P-D 7/1/2010: “Starting today, Clayton goes smoke-free”

A day for which we’ve certainly been waiting! The St. Louis County seat of government and a major business center in the metro area, the City of Clayton finally went smoke-free in most indoor public places and private workplaces today.

Thanks again to the following elected Clayton representatives for their leadership on this issue:

Mayor Linda Goldstein and her fellow Aldermen, Judy R. Goodman, Andrea Maddox-Dallas, Michelle Harris, Cynthia Garnholz, Alex Berger III, and Steven E. Lichtenfeld.

Thank you all!

Mayor Linda Goldstein

Ald. Judy R. Goodman

Ald. Andrea Maddox-Dallas

Ald. Michelle Harris

Ald. Cynthia Garnholz

Ald. Alex Berger III

Ald. Steven E. Lichtenfeld

This story, as it appeared on the front page of the printed St. Louis Post-Dispatch, had the following odd headline, followed by a more innocuous subheading:

Tobacco now taboo in Clayton
Smoking ban in restaurants, most other businesses takes effect today.

It certainly isn’t tobacco, per se, that’s the problem: it’s burning it and the resulting air pollution that’s the issue! Somebody cottoned on to that when it was posted on-line. Whoever that was at the Post-Dispatch: Thank you!!!

A full description of the places which are now smoke-free in Clayton can be found on-line here: http://www.ci.clayton.mo.us/index.aspx?location=842

Here are the exceptions:

• Private residences

• Private clubs of non-profit organizations that do not allow
the general public and do not allow “membership” upon
payment of a nominal fee

• Private or semi-private rooms in nursing homes and
long-term care facilities

• Retail establishments where more than 70 percent of sales
includes tobacco and tobacco-related products

• No more than 20 percent of Clayton hotel rooms

• Outdoor public dining areas

• Cigar bars in operation prior to the enactment of the

It would have been nice if outdoor patios had also been made smoke-free, but maybe that level of enlightenment will come later. Current Americans for Nonsmokers Rights model ordinance language is also stricter, exempting only private residences and no more than 10% of hotel/motel rooms.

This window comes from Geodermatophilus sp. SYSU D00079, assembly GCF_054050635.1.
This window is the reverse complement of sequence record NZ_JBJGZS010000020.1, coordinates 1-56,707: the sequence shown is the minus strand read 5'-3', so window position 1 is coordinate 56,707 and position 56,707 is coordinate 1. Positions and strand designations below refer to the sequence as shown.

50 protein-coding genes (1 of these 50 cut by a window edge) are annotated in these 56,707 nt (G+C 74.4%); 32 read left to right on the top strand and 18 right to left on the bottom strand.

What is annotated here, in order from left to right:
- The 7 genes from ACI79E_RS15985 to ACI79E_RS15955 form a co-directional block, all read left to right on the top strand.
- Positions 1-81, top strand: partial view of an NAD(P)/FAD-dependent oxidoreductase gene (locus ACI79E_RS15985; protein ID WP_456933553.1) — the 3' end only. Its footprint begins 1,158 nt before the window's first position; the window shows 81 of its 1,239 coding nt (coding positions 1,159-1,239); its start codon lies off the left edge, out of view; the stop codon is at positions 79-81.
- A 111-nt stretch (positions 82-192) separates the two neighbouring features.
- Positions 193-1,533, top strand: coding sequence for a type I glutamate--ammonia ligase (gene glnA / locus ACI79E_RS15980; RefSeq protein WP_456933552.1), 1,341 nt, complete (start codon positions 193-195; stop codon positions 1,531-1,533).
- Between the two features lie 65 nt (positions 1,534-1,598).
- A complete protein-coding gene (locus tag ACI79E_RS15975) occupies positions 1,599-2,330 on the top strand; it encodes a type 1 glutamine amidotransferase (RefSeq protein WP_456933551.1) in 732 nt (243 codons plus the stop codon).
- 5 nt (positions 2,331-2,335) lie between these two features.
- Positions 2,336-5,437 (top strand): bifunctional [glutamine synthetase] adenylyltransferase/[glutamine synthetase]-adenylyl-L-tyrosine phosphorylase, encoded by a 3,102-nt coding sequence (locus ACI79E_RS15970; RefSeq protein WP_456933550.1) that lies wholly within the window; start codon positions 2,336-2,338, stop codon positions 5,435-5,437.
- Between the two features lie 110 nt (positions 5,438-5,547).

Last smoke in Clayton pub

Johnny Hultquist of Union smokes in Clayton pub on Wednesday after getting married in courthouse.

Starting today, Clayton goes smoke-free

by MARGARET GILLERMAN • mgillerman@post-dispatch.com >
Posted: Thursday, July 1, 2010 12:00 am

CLAYTON • After a hectic day in court Wednesday morning, two Clayton lawyers relaxed with Marlboro Lights after lunch at Barrister’s restaurant and bar.

If Charles F. Teschner and Nathan Collins did that today, they would be lawbreakers.
Clayton, the county seat, goes smoke-free today, a year after a smoking ban ordinance got the unanimous approval of the Board of Aldermen.

Smoking will be banned in all restaurants and most other businesses, with some exemptions. Patrons may still light up on outdoor restaurant patios.

Teschner savored his last cigarette at Barrister’s, but he’s taking the new prohibition stoically.

“We live in a republic where people get to choose,” he said, noting that most people in the county favor a ban. “I have a right to smoke, but I don’t have the right to smoke when it bothers other people.”

Besides, he added, “I go to a restaurant to eat, not to smoke.”

Collins said he didn’t like the ban.

“I like to go out for a couple cigarettes, a couple iced teas and then go back to work,” he said.

Collins said he may head to the Central West End for lunch until a St. Louis city ban takes effect Jan. 2.

But Collins broke into a smile on hearing he could smoke on patios in Clayton.
“I’m a little relieved.”

Mayor Linda Goldstein said Wednesday that the city’s most important priority was “protecting the health of our residents, the visitors who patronize our businesses and the employees who work in our community.”